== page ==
Only one-seventh as large as our own Moon, Miranda looks like she's had a pretty rough go, but scientists are unable to come to an agreement as to why this moon looks so beat up. According to NASA, some scientists speculate Miranda was involved in a massive collision — breaking apart before being haphazardly reassembled — though it's more plausible that Miranda's surface has been repeatedly subjected to a barrage of meteor strikes, causing slushy water to rise to the surface before refreezing.

Whatever the reason, this particular Miranda certainly doesn't have it going on in the looks department. We'll therefore award Lawson the title of most attractive Miranda in our solar system. Lambert is #2.

What are those weird spots on Uranus?

Yeah, you'll probably want to get those checked out. Get it? Spots on Ur-anus? Ha! Ah, we're just playing — no more butt jokes.

Spots tend to pop up on Uranus at random intervals like a bad rash, always seeming to surprise scientists. In 2006, the Hubble Space Telescope was the first to officially sight a dark spot on the smooth surface of Uranus, roughly 1,100 miles by 1,900 miles in area. Then, in 2011, a bright white spot surfaced, which ended up being merely a giant cloud of fart gas, AKA methane. We now know these mysterious spots are most likely storms, but scientists are perplexed by the fact that these storms are still occurring — having previously assumed that it was no longer springtiiiime for Ur-aaaa-nuus.

But seriously ... if these spots shouldn't be showing up — why are they? Maybe Uranus really should see a doctor.

Why does Venus glow?

Earth's evil twin sure does have her secrets, one of which is the mysterious reason behind her green glow.

We know why the Earth glows green on occasion: its magnetic field deflects the Sun's occasional bursts of high energy particles, causing atmospheric gases to glow in what we know as the the Aurora Borealis. Our sister Venus, however, doesn't have a global magnetic field. Thus, by all rights, she shouldn't be glowing. (She's bright enough as is, and that ain't jealousy speaking.) Venus even glows on her night side, too. Seriously, stop being so pretty!

As awesome as it would be to learn that there was an alien civilization beneath the gas clouds of Venus, we know that's not the case. The most plausible theory explaining our sister planet's glow is that there's a traceable amount of nitric oxide (NO) in the atmosphere, signifying chemiluminescence. This means that the Sun's ultraviolet light breaks up molecules on Venus into atoms and smaller molecules, allowing them to reconvene while giving off excess energy as light.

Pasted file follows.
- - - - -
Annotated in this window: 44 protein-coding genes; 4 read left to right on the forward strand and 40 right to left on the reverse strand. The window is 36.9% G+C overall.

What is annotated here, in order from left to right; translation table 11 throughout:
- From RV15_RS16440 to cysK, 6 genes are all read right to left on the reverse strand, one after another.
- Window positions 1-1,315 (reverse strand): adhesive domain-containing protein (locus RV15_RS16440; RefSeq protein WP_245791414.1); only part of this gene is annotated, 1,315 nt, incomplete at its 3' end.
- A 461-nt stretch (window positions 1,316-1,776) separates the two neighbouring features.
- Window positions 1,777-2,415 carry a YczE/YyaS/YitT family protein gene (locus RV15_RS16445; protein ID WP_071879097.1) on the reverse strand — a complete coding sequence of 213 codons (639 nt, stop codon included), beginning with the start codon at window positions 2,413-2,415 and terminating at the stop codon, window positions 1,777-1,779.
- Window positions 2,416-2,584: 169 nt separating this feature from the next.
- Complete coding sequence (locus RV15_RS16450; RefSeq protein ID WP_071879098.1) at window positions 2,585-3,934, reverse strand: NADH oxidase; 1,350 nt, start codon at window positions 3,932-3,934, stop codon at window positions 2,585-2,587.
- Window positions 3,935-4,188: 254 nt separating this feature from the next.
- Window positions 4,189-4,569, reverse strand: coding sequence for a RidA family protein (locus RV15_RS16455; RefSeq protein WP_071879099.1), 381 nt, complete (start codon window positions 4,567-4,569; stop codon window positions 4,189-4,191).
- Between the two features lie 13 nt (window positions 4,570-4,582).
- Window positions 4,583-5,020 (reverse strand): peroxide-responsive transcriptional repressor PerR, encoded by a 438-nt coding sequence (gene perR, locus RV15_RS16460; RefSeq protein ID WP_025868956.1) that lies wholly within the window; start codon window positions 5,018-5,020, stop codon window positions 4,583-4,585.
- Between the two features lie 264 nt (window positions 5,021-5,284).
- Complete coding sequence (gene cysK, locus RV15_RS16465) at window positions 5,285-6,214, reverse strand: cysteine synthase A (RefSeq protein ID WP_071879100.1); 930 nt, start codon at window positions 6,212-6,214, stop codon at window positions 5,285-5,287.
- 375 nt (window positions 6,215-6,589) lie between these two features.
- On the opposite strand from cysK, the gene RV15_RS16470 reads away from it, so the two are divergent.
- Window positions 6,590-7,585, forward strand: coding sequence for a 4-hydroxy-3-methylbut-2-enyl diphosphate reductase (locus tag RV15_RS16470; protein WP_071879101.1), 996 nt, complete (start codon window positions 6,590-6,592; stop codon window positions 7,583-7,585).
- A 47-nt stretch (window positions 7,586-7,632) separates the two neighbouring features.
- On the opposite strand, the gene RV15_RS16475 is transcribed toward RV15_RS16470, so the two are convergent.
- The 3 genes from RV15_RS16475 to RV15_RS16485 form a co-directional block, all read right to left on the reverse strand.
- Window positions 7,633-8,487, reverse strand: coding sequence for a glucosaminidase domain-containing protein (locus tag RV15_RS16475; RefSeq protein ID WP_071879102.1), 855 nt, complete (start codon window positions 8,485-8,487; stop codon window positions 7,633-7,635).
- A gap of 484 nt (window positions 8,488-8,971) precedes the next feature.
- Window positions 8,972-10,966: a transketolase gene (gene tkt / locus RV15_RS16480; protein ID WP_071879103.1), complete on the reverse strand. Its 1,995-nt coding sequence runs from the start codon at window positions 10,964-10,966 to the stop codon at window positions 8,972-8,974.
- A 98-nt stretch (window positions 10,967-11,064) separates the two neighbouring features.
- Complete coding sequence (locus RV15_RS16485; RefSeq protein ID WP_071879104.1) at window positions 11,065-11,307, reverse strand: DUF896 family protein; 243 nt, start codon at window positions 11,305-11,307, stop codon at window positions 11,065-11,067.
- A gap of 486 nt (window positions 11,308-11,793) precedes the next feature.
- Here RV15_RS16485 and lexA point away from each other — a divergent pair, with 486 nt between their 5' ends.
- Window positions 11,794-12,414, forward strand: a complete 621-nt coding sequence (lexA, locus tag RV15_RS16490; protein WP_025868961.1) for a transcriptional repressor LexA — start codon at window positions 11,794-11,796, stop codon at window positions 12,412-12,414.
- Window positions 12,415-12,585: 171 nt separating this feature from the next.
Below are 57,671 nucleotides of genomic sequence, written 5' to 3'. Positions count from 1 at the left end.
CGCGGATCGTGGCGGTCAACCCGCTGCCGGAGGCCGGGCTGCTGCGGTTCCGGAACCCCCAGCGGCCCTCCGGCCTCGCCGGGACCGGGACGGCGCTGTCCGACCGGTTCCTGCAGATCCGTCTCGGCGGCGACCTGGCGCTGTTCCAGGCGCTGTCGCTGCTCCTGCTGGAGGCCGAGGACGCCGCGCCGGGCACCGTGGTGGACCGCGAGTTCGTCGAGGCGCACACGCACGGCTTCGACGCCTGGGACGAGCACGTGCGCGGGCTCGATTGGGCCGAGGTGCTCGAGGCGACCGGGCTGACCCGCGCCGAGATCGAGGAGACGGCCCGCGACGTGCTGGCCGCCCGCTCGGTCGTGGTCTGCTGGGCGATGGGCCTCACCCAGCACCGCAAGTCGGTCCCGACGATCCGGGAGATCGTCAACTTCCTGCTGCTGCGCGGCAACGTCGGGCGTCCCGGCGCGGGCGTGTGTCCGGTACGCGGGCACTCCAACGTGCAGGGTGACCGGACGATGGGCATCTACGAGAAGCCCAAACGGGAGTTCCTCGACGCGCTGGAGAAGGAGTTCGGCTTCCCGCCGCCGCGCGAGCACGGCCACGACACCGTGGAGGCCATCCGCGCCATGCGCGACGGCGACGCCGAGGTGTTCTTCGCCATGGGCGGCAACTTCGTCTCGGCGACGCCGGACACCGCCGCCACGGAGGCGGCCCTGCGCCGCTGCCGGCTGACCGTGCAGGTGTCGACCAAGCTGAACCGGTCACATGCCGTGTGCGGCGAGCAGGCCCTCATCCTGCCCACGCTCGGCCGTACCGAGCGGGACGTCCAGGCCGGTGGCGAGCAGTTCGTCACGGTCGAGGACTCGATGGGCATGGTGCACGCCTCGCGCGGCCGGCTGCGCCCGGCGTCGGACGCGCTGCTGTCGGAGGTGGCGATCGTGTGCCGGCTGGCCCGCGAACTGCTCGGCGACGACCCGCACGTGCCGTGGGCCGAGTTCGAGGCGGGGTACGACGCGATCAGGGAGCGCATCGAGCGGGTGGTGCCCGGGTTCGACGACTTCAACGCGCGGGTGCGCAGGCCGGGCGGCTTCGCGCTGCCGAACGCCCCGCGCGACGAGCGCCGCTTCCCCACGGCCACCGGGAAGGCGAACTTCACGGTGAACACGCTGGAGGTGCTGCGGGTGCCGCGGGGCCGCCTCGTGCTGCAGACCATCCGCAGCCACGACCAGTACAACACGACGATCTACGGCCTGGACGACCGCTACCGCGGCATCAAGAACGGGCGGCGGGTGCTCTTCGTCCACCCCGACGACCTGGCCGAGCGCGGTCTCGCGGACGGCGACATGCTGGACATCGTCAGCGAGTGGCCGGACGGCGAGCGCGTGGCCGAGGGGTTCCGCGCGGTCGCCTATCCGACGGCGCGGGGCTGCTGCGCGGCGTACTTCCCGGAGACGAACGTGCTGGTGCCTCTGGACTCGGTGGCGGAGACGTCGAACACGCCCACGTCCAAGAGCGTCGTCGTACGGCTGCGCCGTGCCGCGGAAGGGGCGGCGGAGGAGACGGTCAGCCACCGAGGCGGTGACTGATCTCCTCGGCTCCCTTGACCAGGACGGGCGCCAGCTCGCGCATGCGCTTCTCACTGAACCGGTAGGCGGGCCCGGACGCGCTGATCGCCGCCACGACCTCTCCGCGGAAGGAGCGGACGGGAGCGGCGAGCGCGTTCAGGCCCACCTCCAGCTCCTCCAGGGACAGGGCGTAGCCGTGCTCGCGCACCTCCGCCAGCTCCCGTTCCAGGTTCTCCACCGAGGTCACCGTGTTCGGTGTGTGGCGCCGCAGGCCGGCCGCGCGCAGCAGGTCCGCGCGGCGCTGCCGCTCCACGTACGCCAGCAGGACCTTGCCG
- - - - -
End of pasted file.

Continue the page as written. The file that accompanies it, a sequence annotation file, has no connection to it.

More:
This, however, doesn't provide all the answers — and scientists are still hoping to uncover any correlations between Venus's various nightglows. It can't be just a pretty face, after all.

How did life originate in our solar system?

As selfishly satisfying as it would be to learn that life evolved first and solely on our planet, we cannot claim this as a certainty. In fact, it's totally possible that — a long time ago — life was delivered to this planet.

Perhaps you've heard of panspermia? Panspermia is the theory that Earth was inseminated by some foreign body, be it bacterial spores aboard an invading comet — or even aliens! (Prometheus, anyone? We're not saying it's aliens, but ...) Scientists cann't definitively rule out the idea that life was brought to Earth from somewhere else, due to the lack of any conclusive evidence for or against this theory.

From the evidence we do have, scientists are pretty sure the oldest form of life on Earth is a single-celled organism called archae — hardy little bastards able to withstand even the harshest of environments. But were they really the first, or did some catastrophe wipe out more advanced, already-evolved organisms, leaving only archae behind? Better yet, did life even evolve first on Earth, or are we late to our own Solar System's game? If there is truly an ocean of liquid beneath the surface of Jupiter's moon, Europa — perhaps there's life there, too. And when we speak about Mars, we're still looking for some fossil evidence of past Martian life that could have preceded life on our planet. Thankfully, whatever used to live there never blew up the Earth because we were obstructing its view of Venus.